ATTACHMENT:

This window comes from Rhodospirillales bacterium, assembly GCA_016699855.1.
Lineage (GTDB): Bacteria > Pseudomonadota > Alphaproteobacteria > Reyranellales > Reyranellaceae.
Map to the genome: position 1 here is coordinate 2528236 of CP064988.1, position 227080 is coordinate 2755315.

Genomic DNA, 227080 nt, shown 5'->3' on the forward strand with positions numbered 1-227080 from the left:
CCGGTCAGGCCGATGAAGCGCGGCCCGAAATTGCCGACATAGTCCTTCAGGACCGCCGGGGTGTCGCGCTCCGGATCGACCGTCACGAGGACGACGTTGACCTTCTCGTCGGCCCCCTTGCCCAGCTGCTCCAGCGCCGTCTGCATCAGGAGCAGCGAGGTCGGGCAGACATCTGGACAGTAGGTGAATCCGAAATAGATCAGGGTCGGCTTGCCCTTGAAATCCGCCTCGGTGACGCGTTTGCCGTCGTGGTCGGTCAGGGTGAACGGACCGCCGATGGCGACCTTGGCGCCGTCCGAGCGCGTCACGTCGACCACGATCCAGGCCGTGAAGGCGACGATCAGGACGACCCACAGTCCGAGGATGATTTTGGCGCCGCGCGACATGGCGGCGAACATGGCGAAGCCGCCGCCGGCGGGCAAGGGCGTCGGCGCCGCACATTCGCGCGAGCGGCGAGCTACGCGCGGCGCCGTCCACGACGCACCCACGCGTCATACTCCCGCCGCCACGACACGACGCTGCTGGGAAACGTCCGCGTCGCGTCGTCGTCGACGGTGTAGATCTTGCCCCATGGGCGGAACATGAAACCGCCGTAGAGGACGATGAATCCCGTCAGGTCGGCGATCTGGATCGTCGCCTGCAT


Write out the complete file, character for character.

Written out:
This window comes from Rhodospirillales bacterium, assembly GCA_016699855.1.
Lineage (GTDB): Bacteria > Pseudomonadota > Alphaproteobacteria > Reyranellales > Reyranellaceae.
Map to the genome: position 1 here is coordinate 2528236 of CP064988.1, position 227080 is coordinate 2755315.

Genomic DNA, 227080 nt, shown 5'->3' on the forward strand with positions numbered 1-227080 from the left:
CCGGTCAGGCCGATGAAGCGCGGCCCGAAATTGCCGACATAGTCCTTCAGGACCGCCGGGGTGTCGCGCTCCGGATCGACCGTCACGAGGACGACGTTGACCTTCTCGTCGGCCCCCTTGCCCAGCTGCTCCAGCGCCGTCTGCATCAGGAGCAGCGAGGTCGGGCAGACATCTGGACAGTAGGTGAATCCGAAATAGATCAGGGTCGGCTTGCCCTTGAAATCCGCCTCGGTGACGCGTTTGCCGTCGTGGTCGGTCAGGGTGAACGGACCGCCGATGGCGACCTTGGCGCCGTCCGAGCGCGTCACGTCGACCACGATCCAGGCCGTGAAGGCGACGATCAGGACGACCCACAGTCCGAGGATGATTTTGGCGCCGCGCGACATGGCGGCGAACATGGCGAAGCCGCCGCCGGCGGGCAAGGGCGTCGGCGCCGCACATTCGCGCGAGCGGCGAGCTACGCGCGGCGCCGTCCACGACGCACCCACGCGTCATACTCCCGCCGCCACGACACGACGCTGCTGGGAAACGTCCGCGTCGCGTCGTCGTCGACGGTGTAGATCTTGCCCCATGGGCGGAACATGAAACCGCCGTAGAGGACGATGAATCCCGTCAGGTCGGCGATCTGGATCGTCGCCTGCAT